Democrats featuring ‘rising stars’ in convention keynotes
The Democratic National Convention will highlight 17 “rising stars” in its keynote address Tuesday evening rather than the traditional single speaker.
Scheduled speakers include former Georgia gubernatorial candidate and voting rights advocate Stacey Abrams, as well as Rep. Conor Lamb (D-Pa.), who was an early backer of former Vice President Joe Biden. Lamb’s victory has been cited as a model for Democrats to compete in districts won by President Trump.
Other scheduled speakers during the keynote include several state lawmakers, such as Pennsylvania state Rep. Malcolm Kenyatta, Nevada state Sen. Yvanna Cancela and Florida Agriculture Commissioner Nikki Fried.
“Amidst all of the chaos and crises our nation is facing, Democrats are focused on finding new and innovative ways to engage more Americans than ever before — because that’s how we’ll mobilize the nation to defeat Donald Trump in November,” convention CEO Joe Solmonese said in a statement. “The convention keynote has always been the bellwether for the future of our party and our nation, and when Americans tune in next week they’ll find the smart, steady leadership we need to meet this critical moment.”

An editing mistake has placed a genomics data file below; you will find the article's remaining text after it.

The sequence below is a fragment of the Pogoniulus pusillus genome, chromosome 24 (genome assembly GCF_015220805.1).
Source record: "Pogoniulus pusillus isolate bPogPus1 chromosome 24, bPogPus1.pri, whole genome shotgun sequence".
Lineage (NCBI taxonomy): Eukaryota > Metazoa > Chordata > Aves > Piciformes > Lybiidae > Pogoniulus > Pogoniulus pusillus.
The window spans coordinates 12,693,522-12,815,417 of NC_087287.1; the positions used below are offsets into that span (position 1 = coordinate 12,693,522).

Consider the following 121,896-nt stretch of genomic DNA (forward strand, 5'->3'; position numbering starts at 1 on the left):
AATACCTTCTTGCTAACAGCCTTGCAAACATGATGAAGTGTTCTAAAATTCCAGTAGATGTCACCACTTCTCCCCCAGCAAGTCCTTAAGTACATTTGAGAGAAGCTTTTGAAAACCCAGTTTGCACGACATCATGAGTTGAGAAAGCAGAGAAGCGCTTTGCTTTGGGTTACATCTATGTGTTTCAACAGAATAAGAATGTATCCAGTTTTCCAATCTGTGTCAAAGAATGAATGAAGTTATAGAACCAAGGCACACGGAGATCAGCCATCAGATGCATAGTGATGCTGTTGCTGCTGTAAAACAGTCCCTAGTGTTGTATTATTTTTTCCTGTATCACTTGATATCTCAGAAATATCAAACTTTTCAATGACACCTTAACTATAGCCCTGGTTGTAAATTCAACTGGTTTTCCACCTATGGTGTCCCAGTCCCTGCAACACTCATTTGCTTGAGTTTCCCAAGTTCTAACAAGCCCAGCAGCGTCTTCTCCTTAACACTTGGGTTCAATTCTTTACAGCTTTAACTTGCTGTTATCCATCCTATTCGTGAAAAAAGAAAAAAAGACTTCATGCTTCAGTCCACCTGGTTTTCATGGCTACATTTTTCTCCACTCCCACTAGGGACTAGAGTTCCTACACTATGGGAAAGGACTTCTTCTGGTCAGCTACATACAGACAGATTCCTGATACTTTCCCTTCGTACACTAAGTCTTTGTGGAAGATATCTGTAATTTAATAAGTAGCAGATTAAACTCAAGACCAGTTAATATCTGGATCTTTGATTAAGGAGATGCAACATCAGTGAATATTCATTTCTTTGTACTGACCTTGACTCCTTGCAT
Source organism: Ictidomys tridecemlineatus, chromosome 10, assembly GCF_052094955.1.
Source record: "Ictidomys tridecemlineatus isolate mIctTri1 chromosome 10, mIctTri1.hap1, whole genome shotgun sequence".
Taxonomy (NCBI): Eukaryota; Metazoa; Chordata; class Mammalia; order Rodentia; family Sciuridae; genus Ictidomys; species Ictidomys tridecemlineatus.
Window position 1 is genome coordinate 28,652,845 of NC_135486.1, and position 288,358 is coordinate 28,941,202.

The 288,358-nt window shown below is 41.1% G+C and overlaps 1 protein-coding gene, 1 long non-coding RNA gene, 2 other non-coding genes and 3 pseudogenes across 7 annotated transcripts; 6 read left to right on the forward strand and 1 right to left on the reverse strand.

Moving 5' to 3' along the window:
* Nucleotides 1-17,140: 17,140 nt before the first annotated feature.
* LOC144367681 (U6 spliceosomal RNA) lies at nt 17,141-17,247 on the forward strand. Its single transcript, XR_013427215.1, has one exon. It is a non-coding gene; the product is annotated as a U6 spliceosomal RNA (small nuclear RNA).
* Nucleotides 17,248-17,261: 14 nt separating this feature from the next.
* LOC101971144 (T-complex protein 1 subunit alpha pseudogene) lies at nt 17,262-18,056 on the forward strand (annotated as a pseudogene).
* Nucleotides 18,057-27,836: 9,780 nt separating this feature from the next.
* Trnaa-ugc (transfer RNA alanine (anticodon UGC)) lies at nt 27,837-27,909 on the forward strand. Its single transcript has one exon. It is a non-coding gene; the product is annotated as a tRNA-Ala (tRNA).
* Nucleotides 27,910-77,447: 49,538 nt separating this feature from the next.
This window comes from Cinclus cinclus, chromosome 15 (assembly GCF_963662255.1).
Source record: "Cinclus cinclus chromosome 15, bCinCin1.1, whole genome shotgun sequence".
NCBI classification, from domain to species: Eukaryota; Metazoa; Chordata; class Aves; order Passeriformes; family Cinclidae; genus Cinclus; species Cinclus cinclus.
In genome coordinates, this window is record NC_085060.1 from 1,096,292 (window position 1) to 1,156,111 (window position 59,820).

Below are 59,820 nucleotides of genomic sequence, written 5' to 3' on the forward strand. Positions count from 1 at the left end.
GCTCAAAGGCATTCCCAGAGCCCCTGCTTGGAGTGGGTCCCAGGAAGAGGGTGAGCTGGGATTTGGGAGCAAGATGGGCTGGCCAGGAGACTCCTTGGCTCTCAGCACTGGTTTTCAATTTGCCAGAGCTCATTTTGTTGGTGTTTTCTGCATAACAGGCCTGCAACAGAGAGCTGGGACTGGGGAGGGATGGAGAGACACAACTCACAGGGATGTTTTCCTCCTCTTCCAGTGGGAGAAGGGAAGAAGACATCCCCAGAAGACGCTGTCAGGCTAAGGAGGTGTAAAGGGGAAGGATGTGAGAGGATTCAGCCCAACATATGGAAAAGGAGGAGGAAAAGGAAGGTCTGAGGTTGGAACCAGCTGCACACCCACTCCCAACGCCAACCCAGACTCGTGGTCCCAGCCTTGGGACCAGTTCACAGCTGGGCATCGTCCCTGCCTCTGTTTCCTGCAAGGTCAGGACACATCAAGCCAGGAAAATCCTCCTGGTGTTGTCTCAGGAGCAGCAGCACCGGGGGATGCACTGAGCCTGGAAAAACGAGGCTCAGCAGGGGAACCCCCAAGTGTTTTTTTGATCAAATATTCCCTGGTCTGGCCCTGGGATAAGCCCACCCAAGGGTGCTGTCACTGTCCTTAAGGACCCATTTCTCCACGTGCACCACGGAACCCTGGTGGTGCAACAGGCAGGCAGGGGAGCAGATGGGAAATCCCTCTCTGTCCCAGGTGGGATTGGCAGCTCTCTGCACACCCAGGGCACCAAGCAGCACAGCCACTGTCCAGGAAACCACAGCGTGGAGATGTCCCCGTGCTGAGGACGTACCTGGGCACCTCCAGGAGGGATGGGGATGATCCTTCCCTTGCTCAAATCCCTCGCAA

The keynote speaker’s slot is viewed as a springboard for a higher profile within the party. Past keynote speakers at the Democratic convention include then-Illinois state Sen. Barack Obama in 2004, then-San Antonio Mayor Julian Castro in 2012 and Sen. Elizabeth Warren (D-Mass.) in 2016.
Initially scheduled for Milwaukee, the 2020 Democratic convention was moved to an entirely virtual format due to the coronavirus pandemic. Other speakers slated for Tuesday night include former second lady Jill Biden and former President Clinton.
Biden and his running mate, Sen. Kamala Harris (D-Calif.), will both deliver their addresses from the Chase Center in Wilmington, Del. Other scheduled speakers include Obama, former first lady Michelle Obama, former Secretary of State Hillary Clinton, Rep. Alexandria Ocasio-Cortez (D-N.Y.), Sen. Bernie Sanders (I-Vt.) and former Ohio Gov. John Kasich (R).